Facts, figures and illustrations about the German Aerospace Center (DLR), it's Project Management Agency, worldwide cooperations and research areas.
Life today is much more about knowledge than it was a generation ago. Global change, a sustainable development of our habitats, an efficient use of resources, securing our mobility and our competitive position in the world of advanced technology, the need to deal with crises and to minimise the risks imposed on us by natural, technological, and criminal hazards, all this puts us before huge challenges. Earth observation by satellite can help us stay on top of these tasks. Earth observation has become a strategic benefit for policymakers, industry, and citizens.
DLR has been working on energy research and making important contributions to a sustainable energy system since the mid-1970s. Multi-disciplinary teams with access to the unique test facilities and extensive computing capabilities of a major research institution are working on various key issues. DLR has adopted a nationally and sometimes internationally leading role in many of these areas.
Security research is a cross-departmental programme, newly established in 2010, under which defence and security-related research and development activities are planned and directed in close collaboration with our partners in government, academia and industry.
The objective of NASA’s Dawn mission is to investigate two asteroids, Vesta and Ceres, with unprecedented thoroughness. The two are the most massive objects in the asteroid belt and are two of the last major unexplored bodies in the inner Solar System. Having a diameter of almost one thousand kilometres, Ceres is the largest known asteroid.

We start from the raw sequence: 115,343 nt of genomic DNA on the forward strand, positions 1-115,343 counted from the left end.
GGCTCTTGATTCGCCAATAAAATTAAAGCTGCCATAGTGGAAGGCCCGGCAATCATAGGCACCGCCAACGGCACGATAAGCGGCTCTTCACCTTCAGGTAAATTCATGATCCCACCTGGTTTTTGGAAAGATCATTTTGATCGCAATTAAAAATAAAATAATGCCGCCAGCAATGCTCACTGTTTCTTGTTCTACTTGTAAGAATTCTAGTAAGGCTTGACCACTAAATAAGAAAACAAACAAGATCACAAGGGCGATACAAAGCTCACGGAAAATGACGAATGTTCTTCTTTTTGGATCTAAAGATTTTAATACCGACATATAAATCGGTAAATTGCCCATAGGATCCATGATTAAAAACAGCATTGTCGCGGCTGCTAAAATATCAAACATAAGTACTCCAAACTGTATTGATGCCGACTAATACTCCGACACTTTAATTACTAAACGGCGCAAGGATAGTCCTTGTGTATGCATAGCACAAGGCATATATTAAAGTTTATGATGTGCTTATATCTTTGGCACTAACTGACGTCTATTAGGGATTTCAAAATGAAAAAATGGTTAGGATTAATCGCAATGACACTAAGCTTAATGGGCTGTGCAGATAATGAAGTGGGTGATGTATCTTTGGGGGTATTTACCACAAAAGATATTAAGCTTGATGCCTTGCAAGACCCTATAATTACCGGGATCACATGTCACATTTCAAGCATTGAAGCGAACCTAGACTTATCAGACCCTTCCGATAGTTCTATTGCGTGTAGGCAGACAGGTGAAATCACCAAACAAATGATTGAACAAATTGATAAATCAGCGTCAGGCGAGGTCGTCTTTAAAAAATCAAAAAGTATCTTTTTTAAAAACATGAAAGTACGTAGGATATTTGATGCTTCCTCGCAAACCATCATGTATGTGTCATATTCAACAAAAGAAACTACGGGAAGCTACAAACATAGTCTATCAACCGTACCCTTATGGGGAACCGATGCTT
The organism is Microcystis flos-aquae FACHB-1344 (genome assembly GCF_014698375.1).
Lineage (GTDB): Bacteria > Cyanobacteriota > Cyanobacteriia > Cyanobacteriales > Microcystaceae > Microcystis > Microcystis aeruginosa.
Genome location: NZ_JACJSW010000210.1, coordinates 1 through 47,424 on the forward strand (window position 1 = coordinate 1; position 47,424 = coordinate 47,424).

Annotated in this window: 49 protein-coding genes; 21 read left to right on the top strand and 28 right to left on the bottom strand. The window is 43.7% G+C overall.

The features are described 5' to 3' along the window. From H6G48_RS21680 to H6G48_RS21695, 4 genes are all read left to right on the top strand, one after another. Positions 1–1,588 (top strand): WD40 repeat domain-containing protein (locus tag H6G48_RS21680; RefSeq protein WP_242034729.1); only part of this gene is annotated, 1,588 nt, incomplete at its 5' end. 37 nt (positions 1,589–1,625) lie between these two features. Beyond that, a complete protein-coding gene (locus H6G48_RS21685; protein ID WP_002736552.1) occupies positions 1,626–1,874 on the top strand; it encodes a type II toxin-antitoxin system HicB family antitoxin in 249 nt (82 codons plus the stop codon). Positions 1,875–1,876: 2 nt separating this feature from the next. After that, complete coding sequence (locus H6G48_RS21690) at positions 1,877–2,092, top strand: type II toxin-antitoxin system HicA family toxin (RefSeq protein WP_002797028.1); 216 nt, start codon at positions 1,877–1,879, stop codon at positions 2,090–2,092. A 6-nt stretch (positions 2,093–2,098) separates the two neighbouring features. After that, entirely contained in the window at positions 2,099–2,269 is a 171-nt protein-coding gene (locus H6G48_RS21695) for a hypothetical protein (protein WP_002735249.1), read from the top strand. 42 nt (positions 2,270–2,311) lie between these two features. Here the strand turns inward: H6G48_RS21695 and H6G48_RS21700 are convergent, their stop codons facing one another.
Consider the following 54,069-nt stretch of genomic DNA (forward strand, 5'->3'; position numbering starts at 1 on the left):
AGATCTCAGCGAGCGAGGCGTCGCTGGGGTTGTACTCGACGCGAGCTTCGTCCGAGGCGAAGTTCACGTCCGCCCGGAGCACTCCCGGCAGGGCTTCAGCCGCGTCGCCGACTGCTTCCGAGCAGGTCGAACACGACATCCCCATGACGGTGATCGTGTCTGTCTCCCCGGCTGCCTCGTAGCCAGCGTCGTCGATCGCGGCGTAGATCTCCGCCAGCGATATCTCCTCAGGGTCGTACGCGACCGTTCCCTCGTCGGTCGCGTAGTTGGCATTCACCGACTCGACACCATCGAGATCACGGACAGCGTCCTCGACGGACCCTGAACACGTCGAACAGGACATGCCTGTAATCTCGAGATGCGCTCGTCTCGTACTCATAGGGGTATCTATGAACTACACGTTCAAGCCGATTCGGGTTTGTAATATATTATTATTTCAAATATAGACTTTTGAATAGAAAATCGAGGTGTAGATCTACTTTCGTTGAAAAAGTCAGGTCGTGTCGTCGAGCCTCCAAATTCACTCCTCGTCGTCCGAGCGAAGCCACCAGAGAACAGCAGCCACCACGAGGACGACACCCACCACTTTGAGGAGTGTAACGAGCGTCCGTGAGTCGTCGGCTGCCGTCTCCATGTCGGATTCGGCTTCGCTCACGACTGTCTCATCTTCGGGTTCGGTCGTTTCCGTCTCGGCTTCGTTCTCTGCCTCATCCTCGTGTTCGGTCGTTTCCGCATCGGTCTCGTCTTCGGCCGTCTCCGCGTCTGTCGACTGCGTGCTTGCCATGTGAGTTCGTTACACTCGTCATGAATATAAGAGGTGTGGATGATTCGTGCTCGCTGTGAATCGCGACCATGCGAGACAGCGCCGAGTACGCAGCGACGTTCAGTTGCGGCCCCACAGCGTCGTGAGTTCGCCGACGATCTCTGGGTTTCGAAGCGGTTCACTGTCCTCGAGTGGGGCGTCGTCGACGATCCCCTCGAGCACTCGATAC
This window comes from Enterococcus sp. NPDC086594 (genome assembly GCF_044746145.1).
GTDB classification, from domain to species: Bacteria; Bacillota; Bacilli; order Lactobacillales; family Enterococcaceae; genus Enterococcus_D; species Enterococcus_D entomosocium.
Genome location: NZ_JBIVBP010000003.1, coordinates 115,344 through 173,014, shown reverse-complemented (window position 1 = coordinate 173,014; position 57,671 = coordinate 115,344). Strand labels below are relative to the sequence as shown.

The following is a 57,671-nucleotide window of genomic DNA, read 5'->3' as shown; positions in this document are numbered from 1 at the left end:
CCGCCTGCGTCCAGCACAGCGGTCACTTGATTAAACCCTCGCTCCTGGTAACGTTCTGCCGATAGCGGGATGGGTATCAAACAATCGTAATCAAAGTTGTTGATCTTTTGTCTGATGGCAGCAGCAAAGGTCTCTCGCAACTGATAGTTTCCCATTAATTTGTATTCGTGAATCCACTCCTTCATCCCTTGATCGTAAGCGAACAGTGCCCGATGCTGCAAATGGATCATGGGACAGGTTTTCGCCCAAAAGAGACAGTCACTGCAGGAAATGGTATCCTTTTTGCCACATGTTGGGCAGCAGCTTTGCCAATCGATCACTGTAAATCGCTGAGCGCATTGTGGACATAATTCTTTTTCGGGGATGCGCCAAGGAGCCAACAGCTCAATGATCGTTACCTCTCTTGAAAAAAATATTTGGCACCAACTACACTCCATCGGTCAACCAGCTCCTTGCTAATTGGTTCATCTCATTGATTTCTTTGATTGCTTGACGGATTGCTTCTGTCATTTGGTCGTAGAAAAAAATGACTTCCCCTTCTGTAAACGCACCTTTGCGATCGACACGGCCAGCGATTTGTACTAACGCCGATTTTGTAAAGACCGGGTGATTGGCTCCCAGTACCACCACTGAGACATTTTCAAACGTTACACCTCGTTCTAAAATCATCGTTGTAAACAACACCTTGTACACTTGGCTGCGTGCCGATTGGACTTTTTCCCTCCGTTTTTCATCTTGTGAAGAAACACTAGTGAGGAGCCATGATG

In its "Research under Space Conditions"-programme, DLR supports biologists, medical researchers, physicists and material scientists from German universities and other research facilities in pursuing their microgravity research.
CoRoT is the first space mission which is systematically hunting for extrasolar planets. Among CoRoT's successful detections, the most exciting result was the discovery of a terrestrial planet whose radius is two times that of the Earth. These results have encouraged the prolongation of the mission until 2013.
Sputnik, humans on the Moon, interplanetary missions, the International Space Station (ISS). Seven decades have gone by since mankind began to extend its sphere of action into the neighborhood of space that surrounds our solar system.
Galileo, Europe’s future satellite navigation system, is scheduled to become available with up to 14 of the planned 30 satellites in 2014. These satellites, evenly distributed among three orbits at an altitude of nearly 24,000 kilometers, will provide precise positioning signals more reliably than today.
Everything on Earth is subject to the force of gravity. The effects of that force vary greatly: Sometimes they are very minor and go unnoticed by man, while at other times their impact is fundamental. In some scientific experiments, gravity may be a disturbing factor.
TerraSAR-X is Germany’s first national remote sensing satellite that has been implemented in a public-private partnership between the German Aerospace Center (DLR) and EADS Astrium GmbH, with a significant financial participation from the industrial partner.
Mars is a source of imagination for humankind ever since. The similarity with Earth is making our neighboring planet a natural, and important, object of solar-system research. It cannot be ruled out entirely that primitive life forms existed for at least some time on Mars - and might even be extant today.